Dehydration is necessary when embedding specimens in water-insoluble media.


Most dehydrating agents are strong organic solvents which bring about some shrinkage and extraction of cell components.  To minimize these effects, dehydrating agents are used in a graded series for short periods of time.  Water is gradually replaced so that violent osmotic changes do not produce distortions.  Concentrations of the agent should begin high enough to insolubilize unstabilized proteins.


Dehydrating Agents


I.  Ethanol





1.      Appears to cause less extraction of cellular components in general than other agents.


2.      Inexpensive and easily obtained.




1.      Extracts more lipids than acetone.


2.      May cause more shrinkage of specimen.


3.      May react with an unreduced 0s04 remaining in specimen.


4.      Only slightly miscible with most resins.


Methanol may extract even fewer cellular components than ethanol and may be substituted for ethanol.


II.  Acetone




1.      May cause less shrinkage of specimen than ethanol.


2.      Not reactive with 0s04 remaining in specimen.


3.      Miscible with most embedding resins.




1.      Absolute acetone easily contaminated with water.  May result in incomplete dehydration.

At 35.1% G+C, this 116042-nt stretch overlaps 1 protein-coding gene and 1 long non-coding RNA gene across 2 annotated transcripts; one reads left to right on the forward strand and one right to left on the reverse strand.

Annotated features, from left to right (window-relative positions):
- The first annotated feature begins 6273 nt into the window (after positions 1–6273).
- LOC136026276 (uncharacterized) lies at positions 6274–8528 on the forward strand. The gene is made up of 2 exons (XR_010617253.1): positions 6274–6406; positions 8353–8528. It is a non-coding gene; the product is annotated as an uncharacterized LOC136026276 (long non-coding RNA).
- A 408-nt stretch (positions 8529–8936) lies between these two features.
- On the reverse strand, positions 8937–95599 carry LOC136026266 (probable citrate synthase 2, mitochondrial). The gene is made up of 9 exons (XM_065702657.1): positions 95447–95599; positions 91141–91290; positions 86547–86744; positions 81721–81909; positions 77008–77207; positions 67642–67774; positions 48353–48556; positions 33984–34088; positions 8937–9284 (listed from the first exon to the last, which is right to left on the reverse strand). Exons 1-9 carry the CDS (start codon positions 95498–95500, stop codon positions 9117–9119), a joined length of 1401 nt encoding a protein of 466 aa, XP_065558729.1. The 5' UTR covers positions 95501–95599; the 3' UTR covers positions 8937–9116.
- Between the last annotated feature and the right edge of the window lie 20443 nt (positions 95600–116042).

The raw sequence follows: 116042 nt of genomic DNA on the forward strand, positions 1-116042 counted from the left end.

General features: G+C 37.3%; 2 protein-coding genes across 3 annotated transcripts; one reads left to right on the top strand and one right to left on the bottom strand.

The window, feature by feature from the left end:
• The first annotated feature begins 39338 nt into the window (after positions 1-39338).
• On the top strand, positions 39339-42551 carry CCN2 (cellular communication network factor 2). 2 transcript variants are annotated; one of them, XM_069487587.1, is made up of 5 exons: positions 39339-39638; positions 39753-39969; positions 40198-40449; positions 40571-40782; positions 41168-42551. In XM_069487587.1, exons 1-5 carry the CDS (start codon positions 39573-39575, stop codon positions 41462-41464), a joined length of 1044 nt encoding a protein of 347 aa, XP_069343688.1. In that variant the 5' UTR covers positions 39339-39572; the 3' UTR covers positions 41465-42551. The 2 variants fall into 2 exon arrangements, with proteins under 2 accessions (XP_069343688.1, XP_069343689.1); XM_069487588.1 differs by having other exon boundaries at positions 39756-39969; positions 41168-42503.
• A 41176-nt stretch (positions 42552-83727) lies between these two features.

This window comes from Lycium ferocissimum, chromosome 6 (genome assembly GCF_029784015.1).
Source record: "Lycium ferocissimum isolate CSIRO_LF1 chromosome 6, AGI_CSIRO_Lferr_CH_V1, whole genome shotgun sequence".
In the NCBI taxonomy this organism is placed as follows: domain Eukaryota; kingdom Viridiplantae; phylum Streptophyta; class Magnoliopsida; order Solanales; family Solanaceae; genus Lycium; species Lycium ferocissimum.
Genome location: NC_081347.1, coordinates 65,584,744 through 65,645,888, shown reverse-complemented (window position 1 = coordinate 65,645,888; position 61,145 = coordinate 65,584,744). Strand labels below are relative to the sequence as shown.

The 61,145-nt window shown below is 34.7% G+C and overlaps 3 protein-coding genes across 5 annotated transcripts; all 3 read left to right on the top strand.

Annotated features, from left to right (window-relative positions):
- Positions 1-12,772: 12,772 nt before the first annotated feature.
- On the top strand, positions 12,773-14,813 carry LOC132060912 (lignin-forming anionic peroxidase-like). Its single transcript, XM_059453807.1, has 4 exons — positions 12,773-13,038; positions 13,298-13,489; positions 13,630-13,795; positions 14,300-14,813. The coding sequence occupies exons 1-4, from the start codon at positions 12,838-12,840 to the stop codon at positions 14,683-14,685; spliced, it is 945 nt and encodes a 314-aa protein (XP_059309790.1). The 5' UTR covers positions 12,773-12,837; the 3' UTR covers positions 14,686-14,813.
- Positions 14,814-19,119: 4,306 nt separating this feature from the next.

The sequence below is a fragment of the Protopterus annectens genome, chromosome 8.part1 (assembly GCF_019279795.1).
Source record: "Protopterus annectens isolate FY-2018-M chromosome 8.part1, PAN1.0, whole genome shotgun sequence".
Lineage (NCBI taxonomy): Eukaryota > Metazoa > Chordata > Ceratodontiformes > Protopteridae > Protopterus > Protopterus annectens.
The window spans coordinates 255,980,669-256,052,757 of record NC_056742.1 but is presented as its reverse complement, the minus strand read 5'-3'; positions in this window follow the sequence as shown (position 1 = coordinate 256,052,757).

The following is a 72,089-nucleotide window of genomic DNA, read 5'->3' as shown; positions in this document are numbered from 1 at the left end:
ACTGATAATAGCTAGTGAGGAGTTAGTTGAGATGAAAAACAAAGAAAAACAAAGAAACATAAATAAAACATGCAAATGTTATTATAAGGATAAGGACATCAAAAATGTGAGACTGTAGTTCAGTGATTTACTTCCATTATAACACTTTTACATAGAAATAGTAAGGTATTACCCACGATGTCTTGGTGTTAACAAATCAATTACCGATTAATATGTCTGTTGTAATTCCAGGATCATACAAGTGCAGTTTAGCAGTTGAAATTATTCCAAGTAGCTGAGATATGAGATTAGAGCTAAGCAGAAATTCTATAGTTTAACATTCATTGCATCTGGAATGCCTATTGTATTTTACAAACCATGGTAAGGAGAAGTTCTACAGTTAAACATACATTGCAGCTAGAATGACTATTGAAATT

2.      Uranyl acetate and phosphotungstic acid only soluble in dilute solutions of acetone.


III. Propylene oxide




1.      Completely miscible with embedding resins.


2.      Low viscosity.  Infiltrates tissue readily and reduces viscosity of embedding resin mixtures.




1.      Very reactive even at low temperatures.  May combine with reactive groups in cells and effect certain cytochemical and staining reactions.


2.      May extract even fixed lipids.  Can be minimized by low temperature and short duration of dehydration.


3.      Traces may be retained in polymerized resin.  May react with epoxy groups and partially inhibit polymerization which adversely affects hardness and cutting properties of blocks.